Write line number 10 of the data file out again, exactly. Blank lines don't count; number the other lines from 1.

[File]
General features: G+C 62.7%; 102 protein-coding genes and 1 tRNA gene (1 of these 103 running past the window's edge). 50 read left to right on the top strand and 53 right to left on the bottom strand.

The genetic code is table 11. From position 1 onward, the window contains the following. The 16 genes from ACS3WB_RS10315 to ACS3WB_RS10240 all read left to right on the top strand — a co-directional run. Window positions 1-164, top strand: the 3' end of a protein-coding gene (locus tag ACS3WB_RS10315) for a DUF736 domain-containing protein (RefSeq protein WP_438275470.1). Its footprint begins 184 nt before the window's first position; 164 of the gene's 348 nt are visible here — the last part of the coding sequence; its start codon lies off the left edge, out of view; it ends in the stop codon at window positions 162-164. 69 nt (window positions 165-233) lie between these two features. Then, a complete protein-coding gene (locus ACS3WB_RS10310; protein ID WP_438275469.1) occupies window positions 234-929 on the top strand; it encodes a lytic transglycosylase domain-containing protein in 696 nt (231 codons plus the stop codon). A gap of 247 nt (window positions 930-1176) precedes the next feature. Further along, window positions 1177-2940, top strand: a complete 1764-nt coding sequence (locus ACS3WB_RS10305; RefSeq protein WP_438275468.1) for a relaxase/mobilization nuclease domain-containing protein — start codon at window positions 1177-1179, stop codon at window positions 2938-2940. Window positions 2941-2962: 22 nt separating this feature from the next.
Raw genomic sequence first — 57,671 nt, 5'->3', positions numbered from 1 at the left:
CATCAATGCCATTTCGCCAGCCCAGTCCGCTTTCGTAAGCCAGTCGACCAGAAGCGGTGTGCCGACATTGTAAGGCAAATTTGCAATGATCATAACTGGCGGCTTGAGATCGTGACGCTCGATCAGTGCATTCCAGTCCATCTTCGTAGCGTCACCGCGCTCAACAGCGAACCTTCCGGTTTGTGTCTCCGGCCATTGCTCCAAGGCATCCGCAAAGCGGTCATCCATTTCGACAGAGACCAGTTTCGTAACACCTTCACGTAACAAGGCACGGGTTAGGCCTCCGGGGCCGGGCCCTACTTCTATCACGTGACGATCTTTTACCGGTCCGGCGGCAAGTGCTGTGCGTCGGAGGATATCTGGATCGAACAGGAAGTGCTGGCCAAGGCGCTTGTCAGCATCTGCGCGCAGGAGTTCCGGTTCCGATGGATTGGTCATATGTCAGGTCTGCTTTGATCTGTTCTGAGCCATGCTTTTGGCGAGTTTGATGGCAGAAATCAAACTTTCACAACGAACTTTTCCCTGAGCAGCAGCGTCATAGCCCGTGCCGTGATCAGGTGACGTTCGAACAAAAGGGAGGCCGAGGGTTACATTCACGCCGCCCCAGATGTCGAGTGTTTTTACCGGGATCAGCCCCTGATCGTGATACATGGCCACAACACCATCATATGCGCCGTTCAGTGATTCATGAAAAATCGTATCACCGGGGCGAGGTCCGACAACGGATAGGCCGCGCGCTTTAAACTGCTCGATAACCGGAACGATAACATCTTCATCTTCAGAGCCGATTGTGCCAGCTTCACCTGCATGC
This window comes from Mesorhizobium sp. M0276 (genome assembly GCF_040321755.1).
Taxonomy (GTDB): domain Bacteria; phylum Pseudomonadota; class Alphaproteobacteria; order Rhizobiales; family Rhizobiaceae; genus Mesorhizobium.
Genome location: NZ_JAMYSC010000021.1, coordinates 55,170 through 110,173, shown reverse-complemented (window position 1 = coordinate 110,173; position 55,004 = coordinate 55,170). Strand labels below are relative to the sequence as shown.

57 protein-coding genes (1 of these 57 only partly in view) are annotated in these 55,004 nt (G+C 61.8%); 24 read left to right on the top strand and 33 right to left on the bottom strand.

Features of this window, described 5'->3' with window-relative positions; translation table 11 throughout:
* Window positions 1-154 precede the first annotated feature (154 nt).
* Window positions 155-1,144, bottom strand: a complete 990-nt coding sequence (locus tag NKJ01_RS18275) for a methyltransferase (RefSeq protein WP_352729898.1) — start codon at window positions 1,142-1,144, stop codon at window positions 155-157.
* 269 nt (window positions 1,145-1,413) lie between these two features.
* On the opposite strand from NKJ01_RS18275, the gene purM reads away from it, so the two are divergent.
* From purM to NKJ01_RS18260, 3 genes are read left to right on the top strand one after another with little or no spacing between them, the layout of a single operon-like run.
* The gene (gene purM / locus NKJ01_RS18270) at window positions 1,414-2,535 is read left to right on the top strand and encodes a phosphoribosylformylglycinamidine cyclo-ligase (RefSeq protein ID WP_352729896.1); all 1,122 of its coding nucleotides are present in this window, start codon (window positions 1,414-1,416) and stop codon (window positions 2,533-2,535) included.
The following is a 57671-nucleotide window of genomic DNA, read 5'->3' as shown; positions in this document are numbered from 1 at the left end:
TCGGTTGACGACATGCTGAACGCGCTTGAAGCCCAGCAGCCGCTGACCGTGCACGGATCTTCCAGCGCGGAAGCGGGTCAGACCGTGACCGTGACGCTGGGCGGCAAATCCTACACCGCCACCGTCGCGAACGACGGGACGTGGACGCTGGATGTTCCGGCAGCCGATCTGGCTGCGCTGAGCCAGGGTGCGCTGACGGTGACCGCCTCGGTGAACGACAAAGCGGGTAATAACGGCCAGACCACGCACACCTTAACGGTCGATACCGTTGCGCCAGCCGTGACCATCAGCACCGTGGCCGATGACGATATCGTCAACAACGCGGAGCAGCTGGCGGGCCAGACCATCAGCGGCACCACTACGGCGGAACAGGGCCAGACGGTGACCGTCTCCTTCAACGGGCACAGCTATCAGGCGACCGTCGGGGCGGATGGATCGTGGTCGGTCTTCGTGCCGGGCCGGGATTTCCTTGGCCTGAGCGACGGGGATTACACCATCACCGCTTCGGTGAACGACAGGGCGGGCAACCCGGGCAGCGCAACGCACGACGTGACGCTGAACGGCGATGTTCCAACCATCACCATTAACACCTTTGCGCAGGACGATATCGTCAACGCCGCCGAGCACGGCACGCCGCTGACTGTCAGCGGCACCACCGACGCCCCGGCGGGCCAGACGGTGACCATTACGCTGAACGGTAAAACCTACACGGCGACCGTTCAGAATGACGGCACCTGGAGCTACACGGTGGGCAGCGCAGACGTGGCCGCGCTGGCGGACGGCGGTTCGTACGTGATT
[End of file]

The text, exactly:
* Window positions 1-154 precede the first annotated feature (154 nt).